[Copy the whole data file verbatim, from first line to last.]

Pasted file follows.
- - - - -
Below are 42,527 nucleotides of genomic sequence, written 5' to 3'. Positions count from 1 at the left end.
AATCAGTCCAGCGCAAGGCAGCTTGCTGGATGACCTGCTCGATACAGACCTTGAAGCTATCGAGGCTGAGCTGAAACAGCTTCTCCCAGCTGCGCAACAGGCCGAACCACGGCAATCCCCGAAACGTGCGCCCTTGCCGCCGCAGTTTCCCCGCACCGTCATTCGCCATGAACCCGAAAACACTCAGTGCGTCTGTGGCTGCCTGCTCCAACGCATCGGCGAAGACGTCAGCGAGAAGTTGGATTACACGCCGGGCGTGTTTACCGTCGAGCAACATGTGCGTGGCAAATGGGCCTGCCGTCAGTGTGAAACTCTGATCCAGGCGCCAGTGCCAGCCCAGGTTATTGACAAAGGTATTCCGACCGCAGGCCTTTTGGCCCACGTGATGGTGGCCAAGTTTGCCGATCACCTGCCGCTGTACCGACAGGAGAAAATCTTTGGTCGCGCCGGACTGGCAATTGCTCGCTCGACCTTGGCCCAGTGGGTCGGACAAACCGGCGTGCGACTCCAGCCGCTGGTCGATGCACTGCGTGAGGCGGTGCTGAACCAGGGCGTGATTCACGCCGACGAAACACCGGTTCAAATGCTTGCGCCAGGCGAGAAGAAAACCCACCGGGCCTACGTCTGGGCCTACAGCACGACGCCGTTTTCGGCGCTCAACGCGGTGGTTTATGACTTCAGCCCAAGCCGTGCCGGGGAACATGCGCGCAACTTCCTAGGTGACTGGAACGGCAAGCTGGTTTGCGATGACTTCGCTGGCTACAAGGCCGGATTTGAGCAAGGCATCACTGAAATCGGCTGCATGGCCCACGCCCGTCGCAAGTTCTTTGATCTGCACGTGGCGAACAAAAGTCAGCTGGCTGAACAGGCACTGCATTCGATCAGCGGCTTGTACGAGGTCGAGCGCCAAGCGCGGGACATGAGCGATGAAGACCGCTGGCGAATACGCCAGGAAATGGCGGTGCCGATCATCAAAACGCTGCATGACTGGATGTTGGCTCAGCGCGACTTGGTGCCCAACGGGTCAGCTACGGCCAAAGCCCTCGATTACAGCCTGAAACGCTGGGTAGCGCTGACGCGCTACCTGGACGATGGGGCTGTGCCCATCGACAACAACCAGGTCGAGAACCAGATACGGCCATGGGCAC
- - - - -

Below are 42,527 nucleotides of genomic sequence, written 5' to 3'. Positions count from 1 at the left end.
AATCAGTCCAGCGCAAGGCAGCTTGCTGGATGACCTGCTCGATACAGACCTTGAAGCTATCGAGGCTGAGCTGAAACAGCTTCTCCCAGCTGCGCAACAGGCCGAACCACGGCAATCCCCGAAACGTGCGCCCTTGCCGCCGCAGTTTCCCCGCACCGTCATTCGCCATGAACCCGAAAACACTCAGTGCGTCTGTGGCTGCCTGCTCCAACGCATCGGCGAAGACGTCAGCGAGAAGTTGGATTACACGCCGGGCGTGTTTACCGTCGAGCAACATGTGCGTGGCAAATGGGCCTGCCGTCAGTGTGAAACTCTGATCCAGGCGCCAGTGCCAGCCCAGGTTATTGACAAAGGTATTCCGACCGCAGGCCTTTTGGCCCACGTGATGGTGGCCAAGTTTGCCGATCACCTGCCGCTGTACCGACAGGAGAAAATCTTTGGTCGCGCCGGACTGGCAATTGCTCGCTCGACCTTGGCCCAGTGGGTCGGACAAACCGGCGTGCGACTCCAGCCGCTGGTCGATGCACTGCGTGAGGCGGTGCTGAACCAGGGCGTGATTCACGCCGACGAAACACCGGTTCAAATGCTTGCGCCAGGCGAGAAGAAAACCCACCGGGCCTACGTCTGGGCCTACAGCACGACGCCGTTTTCGGCGCTCAACGCGGTGGTTTATGACTTCAGCCCAAGCCGTGCCGGGGAACATGCGCGCAACTTCCTAGGTGACTGGAACGGCAAGCTGGTTTGCGATGACTTCGCTGGCTACAAGGCCGGATTTGAGCAAGGCATCACTGAAATCGGCTGCATGGCCCACGCCCGTCGCAAGTTCTTTGATCTGCACGTGGCGAACAAAAGTCAGCTGGCTGAACAGGCACTGCATTCGATCAGCGGCTTGTACGAGGTCGAGCGCCAAGCGCGGGACATGAGCGATGAAGACCGCTGGCGAATACGCCAGGAAATGGCGGTGCCGATCATCAAAACGCTGCATGACTGGATGTTGGCTCAGCGCGACTTGGTGCCCAACGGGTCAGCTACGGCCAAAGCCCTCGATTACAGCCTGAAACGCTGGGTAGCGCTGACGCGCTACCTGGACGATGGGGCTGTGCCCATCGACAACAACCAGGTCGAGAACCAGATACGGCCATGGGCAC